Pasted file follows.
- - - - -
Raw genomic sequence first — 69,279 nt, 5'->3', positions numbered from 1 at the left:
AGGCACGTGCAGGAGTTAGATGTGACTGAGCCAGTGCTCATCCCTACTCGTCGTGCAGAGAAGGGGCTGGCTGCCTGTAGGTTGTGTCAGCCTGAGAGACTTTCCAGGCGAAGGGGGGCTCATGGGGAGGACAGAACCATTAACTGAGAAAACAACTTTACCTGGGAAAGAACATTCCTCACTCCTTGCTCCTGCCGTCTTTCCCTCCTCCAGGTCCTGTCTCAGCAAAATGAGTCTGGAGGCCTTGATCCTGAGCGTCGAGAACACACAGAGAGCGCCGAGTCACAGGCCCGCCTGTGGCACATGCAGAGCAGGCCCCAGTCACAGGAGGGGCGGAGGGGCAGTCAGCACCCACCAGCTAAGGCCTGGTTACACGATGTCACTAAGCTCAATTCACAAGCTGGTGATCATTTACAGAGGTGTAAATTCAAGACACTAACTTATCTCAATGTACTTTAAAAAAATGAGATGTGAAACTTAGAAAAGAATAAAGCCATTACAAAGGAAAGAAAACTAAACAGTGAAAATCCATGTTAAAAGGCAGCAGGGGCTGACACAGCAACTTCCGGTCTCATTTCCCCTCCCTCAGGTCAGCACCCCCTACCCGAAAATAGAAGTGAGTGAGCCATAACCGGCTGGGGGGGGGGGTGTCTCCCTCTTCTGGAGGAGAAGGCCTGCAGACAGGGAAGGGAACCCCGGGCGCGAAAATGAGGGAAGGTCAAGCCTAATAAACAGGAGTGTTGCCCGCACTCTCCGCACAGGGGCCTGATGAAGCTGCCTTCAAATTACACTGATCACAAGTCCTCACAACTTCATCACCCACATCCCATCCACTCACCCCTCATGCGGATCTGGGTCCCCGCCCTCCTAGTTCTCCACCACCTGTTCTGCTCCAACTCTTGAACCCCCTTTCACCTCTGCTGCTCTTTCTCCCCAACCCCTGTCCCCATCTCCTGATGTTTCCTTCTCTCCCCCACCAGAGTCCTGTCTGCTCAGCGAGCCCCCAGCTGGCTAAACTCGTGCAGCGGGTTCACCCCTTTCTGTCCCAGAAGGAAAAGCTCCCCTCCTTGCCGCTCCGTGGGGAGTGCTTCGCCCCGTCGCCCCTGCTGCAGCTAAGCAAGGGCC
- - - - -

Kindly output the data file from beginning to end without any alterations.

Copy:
Raw genomic sequence first — 69,279 nt, 5'->3', positions numbered from 1 at the left:
AGGCACGTGCAGGAGTTAGATGTGACTGAGCCAGTGCTCATCCCTACTCGTCGTGCAGAGAAGGGGCTGGCTGCCTGTAGGTTGTGTCAGCCTGAGAGACTTTCCAGGCGAAGGGGGGCTCATGGGGAGGACAGAACCATTAACTGAGAAAACAACTTTACCTGGGAAAGAACATTCCTCACTCCTTGCTCCTGCCGTCTTTCCCTCCTCCAGGTCCTGTCTCAGCAAAATGAGTCTGGAGGCCTTGATCCTGAGCGTCGAGAACACACAGAGAGCGCCGAGTCACAGGCCCGCCTGTGGCACATGCAGAGCAGGCCCCAGTCACAGGAGGGGCGGAGGGGCAGTCAGCACCCACCAGCTAAGGCCTGGTTACACGATGTCACTAAGCTCAATTCACAAGCTGGTGATCATTTACAGAGGTGTAAATTCAAGACACTAACTTATCTCAATGTACTTTAAAAAAATGAGATGTGAAACTTAGAAAAGAATAAAGCCATTACAAAGGAAAGAAAACTAAACAGTGAAAATCCATGTTAAAAGGCAGCAGGGGCTGACACAGCAACTTCCGGTCTCATTTCCCCTCCCTCAGGTCAGCACCCCCTACCCGAAAATAGAAGTGAGTGAGCCATAACCGGCTGGGGGGGGGGGTGTCTCCCTCTTCTGGAGGAGAAGGCCTGCAGACAGGGAAGGGAACCCCGGGCGCGAAAATGAGGGAAGGTCAAGCCTAATAAACAGGAGTGTTGCCCGCACTCTCCGCACAGGGGCCTGATGAAGCTGCCTTCAAATTACACTGATCACAAGTCCTCACAACTTCATCACCCACATCCCATCCACTCACCCCTCATGCGGATCTGGGTCCCCGCCCTCCTAGTTCTCCACCACCTGTTCTGCTCCAACTCTTGAACCCCCTTTCACCTCTGCTGCTCTTTCTCCCCAACCCCTGTCCCCATCTCCTGATGTTTCCTTCTCTCCCCCACCAGAGTCCTGTCTGCTCAGCGAGCCCCCAGCTGGCTAAACTCGTGCAGCGGGTTCACCCCTTTCTGTCCCAGAAGGAAAAGCTCCCCTCCTTGCCGCTCCGTGGGGAGTGCTTCGCCCCGTCGCCCCTGCTGCAGCTAAGCAAGGGCC